So the pilot did a good job of setting up the premise, although I do have a quibble.  The ship comes across a dead in the water Italian cruise ship.  Hoping to loot it for food and fuel (diesel doesn’t grow on trees) they send a small boarding party; who has a member exposed to the virus.  Now I think this plot point could have been handled better.  It would have been a good opportunity to show what sort of skipper the Captain is by how he would handle the situation.  Should he abandon the crewman, kill him, set up quarantine on the ship and bring him back on board?  All of those are tough calls, but instead the crewman decides to shoot himself, sparing the Captain from making any hard decisions. That was a dramatic moment lost in my opinion.  And I would be surprised if that situation doesn’t arise again and again in the series.  Not everyone is going to decide to instantly kill themselves.  Then what do you do?

Anyway, I’m apparently not the only one who liked the show.  The premiere episode garnered 5.3 million viewers, which is big for cable.  Let’s hope the excitement can continue.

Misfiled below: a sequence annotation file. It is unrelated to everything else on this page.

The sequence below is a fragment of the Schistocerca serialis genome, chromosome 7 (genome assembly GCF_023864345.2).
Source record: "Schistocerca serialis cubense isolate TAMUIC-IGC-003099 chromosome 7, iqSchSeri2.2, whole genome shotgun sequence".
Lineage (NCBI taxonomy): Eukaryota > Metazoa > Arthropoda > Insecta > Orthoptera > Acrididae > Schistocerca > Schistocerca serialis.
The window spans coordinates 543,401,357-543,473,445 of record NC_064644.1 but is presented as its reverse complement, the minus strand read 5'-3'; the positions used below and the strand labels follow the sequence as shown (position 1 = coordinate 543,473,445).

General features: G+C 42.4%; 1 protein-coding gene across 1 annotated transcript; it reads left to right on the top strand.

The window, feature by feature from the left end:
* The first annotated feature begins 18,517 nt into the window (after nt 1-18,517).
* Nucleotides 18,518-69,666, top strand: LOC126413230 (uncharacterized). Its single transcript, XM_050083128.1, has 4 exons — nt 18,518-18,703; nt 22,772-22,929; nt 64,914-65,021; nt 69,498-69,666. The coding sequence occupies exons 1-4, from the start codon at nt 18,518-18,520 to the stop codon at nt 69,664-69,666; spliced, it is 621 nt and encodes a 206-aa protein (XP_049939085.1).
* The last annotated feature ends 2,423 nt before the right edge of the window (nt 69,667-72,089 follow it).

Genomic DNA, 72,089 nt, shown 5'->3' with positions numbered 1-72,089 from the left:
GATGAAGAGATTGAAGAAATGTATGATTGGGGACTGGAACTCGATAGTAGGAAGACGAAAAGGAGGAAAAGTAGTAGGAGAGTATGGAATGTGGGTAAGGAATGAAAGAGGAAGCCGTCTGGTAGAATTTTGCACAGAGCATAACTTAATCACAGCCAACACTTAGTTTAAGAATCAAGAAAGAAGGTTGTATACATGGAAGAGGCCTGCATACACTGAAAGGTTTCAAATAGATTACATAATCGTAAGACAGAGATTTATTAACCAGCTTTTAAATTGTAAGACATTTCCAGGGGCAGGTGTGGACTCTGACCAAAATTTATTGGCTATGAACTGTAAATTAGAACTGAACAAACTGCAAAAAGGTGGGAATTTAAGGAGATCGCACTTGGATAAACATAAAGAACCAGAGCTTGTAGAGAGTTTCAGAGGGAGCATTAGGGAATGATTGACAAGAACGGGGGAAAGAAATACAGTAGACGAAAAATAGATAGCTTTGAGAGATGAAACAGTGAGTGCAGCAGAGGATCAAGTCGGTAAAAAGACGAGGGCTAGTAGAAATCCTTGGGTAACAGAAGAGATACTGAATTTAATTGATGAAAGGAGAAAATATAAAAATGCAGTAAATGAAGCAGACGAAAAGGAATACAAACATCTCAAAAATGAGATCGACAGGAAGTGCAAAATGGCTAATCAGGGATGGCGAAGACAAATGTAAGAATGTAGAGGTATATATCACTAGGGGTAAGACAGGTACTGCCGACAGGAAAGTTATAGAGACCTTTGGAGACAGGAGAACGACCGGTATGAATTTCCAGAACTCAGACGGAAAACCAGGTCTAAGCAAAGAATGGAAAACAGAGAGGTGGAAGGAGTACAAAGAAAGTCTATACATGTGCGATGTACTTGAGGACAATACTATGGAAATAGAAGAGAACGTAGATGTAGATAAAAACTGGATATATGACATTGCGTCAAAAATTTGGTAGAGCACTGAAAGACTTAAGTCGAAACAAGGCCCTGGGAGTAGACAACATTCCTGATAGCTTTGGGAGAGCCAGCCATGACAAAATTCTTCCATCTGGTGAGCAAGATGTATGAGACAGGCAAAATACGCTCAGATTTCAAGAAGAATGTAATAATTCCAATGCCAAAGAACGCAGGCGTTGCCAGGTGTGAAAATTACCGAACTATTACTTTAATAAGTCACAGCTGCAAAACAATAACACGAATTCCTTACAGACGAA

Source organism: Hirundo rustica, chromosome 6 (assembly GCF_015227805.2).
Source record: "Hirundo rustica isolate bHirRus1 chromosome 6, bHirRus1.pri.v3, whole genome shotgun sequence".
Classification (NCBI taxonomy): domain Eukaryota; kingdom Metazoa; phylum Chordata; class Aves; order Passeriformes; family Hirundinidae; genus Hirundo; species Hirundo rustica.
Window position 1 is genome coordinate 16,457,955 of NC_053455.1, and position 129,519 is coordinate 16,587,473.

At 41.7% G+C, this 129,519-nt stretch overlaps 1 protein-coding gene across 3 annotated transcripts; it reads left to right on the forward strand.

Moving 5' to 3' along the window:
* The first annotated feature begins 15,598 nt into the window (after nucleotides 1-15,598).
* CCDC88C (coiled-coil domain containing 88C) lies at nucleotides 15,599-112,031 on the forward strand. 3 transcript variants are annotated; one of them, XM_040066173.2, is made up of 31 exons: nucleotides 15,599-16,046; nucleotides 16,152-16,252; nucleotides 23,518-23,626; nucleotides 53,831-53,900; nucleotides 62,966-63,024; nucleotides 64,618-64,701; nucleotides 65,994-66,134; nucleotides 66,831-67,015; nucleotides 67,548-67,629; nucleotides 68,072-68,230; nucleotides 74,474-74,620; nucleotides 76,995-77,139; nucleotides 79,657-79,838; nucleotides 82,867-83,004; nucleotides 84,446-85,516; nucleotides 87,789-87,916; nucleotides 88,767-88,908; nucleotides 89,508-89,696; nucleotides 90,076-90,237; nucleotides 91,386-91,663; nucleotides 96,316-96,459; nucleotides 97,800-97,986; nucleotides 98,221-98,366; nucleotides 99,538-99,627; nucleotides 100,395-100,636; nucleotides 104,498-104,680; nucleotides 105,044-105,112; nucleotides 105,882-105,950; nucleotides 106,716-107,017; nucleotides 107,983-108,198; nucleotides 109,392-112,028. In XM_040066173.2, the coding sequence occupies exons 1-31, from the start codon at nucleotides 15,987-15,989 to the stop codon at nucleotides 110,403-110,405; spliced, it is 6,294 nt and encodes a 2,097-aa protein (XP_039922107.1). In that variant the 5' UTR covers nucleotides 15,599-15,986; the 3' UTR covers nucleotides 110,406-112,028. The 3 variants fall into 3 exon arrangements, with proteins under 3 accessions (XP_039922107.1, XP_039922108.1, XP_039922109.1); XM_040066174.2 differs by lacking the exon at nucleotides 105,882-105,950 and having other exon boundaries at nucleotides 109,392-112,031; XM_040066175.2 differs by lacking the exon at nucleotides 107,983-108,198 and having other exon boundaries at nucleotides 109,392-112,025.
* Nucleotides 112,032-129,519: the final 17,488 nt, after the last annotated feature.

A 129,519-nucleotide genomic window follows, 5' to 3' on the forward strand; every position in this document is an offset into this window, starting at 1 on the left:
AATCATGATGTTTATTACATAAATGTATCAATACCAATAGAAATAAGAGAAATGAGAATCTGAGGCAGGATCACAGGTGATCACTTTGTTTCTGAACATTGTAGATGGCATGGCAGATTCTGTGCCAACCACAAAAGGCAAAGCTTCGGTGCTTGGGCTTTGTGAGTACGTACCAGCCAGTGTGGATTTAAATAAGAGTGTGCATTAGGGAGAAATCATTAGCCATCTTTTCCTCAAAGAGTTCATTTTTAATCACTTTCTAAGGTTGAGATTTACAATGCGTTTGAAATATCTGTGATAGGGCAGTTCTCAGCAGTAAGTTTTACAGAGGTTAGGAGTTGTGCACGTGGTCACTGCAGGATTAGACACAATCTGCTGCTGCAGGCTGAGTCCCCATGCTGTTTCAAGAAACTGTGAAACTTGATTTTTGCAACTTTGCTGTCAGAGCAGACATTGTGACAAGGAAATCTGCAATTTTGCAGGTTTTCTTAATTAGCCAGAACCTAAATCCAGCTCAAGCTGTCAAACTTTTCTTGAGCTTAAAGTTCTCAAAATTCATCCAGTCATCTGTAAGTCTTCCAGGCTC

Iraq: Vietnam Redux?

I was too young to have any meaningful opinion on the Vietnam War.  I was just a kid.  But I do remember the last US troops leaving Vietnam.  Silly kid that I was, I thought that meant that we won the war.  It turned out that when the other shoe dropped, we lost the war.  The post Nixon Democratic surge in Congress killed meaningful military aid to South Vietnam, leading to the collapse of the South Vietnamese government within two months.  The North Vietnamese annexed the rest of the country, sent thousands into re-education camps, and launched a mass exodus of Vietnamese boat people. The iconic image is of US helicopters fleeing the American embassy in Saigon, a graphic symbol of our defeat and humiliation. The US suffered over 58,000 causalities, and ended up accomplishing nothing.